Nuclear Remembrance

Nuclear Remembrance

Actions you can take to promote nuclear weapon abolition

Today is the 73rd anniversary of the atomic bomb dropped on Nagasaki.  This week has been named Nuclear Remembrance Week.  The Basel Peace Office marked the week by publishing a list of ten ways that anyone can become an advocate for a nuclear weapon free world.  Read the full article on their website.  We’ve picked out six of their suggested actions here.

1. Divest from nuclear weapons

Money makes the world go around. The corporations manufacturing nuclear weapons are fueling the nuclear arms race for their own financial gain. They actively lobby their parliaments and governments to continue allocating the funds to nuclear weapons. And they support think tanks and other public initiatives to promote the ‘need’ for nuclear weapons maintenance, modernization or expansion.  You can help curb the power of the nuclear weapons corporations by encouraging your university, church, city, bank or government to divest from them. For more information visit www.nuclearweaponsmoney.org or contact info@nuclearweaponsmoney.org.

2. Fold an origami crane 

It is believed that folding 1,000 origami cranes brings one a peaceful and healthy life. Following the nuclear bombing of Hiroshima and Nagasaki in 1945, origami crane folding became an action for peace and nuclear abolition, particularly for young people. This arose from the story of Sadako Sasaki, a child at the time of the nuclear bombing of Hiroshima. Sadako contracted leukaemia from the radioactive fallout. She tried to make 1000 cranes but passed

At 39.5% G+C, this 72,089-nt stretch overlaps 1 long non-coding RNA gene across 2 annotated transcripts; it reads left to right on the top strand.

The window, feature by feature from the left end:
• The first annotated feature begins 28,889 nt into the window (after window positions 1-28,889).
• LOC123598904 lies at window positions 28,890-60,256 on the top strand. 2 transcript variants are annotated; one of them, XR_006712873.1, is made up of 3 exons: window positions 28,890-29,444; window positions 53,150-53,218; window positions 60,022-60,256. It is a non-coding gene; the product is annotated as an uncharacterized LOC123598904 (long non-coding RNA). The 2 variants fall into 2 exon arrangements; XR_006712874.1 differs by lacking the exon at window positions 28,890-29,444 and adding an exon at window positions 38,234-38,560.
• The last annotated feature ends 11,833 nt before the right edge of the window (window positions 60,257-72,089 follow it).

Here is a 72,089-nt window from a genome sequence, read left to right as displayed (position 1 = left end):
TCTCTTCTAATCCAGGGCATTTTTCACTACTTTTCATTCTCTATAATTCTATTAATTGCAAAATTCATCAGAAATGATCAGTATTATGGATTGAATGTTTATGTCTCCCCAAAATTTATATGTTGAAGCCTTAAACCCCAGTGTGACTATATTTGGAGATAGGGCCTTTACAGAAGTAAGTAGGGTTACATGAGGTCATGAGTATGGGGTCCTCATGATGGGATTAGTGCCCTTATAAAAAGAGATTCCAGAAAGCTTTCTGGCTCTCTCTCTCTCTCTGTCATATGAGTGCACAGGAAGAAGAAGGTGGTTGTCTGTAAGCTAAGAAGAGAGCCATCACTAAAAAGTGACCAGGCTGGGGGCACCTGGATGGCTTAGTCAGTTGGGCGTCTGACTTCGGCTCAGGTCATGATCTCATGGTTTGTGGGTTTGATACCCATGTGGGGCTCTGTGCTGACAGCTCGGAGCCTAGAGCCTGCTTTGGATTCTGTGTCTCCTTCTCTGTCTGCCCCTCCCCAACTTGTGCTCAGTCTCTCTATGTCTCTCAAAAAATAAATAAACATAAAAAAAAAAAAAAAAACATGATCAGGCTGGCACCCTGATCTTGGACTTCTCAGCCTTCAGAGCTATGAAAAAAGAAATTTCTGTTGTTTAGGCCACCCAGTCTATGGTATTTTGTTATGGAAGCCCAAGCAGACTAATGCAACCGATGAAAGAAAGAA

away before she could finish. Her classmates finished the 1000 cranes for her, and then made crane making their message for peace. They raised funds for a memorial to Sadako in the Hiroshima Peace Park. Origami crane making is now taught in schools around the world.  Action: Organise a crane-making workshop at your local school, youth group, workplace or place of worship. Video on folding a paper crane 3. Organise a prayer vigil or church service

Religious and faith-based communities can reflect on the morality of nuclear weapons, the role that ethics can play to abolish nuclear weapons, and the peace-making power of religious leadership and action. Action:  Organise a special service at your church, mosque, synagogue, temple or other place of worship.  Endorse the Joint statement of religious leaders and legislators for a nuclear-weapon-free world

4. Engage your MP

Members of Parliament play a key role in determining government policy regarding nuclear abolition. They are able to ask questions in parliament (to which governments have to reply, propose motions, release joint statements and organise events.  Over 800 parliamentarians from across the world  have joined Parliamentarians for Nuclear Non-proliferation and Disarmament (PNND) in order to enhance their impact globally. 

Action: Invite your MP to join PNND

5. Engage your mayor and local council

Over 7000 cities are members of Mayors for Peace, which is led by the Mayor of Hiroshima.  Action: Organise a commemoration event at your city council or at a suitable site in your city or town (Peace Garden, Peace memorial….). Invite the mayor to speak.  Use the occasion to read out the Hiroshima Peace Declaration which was produced this year.

6. Hold a film/video event

Organise a nuclear disarmament film event.  Documentaries include Nuclear Savage and Where the Wind Blew. Movies include The Man Who Saved the World, Thirteen Days (based on the Cuban Missile Crisis), Crimson Tide and The Peacemaker. Contact info@pnnd.org for information and assistance with screening Where the Wind Blew or The Man who Saved the World.

Image:  Mushroom cloud above Nagasaki after atomic bombing on August 9, 1945.  Photo taken by Charles Levy [Public domain], via Wikimedia Commons​

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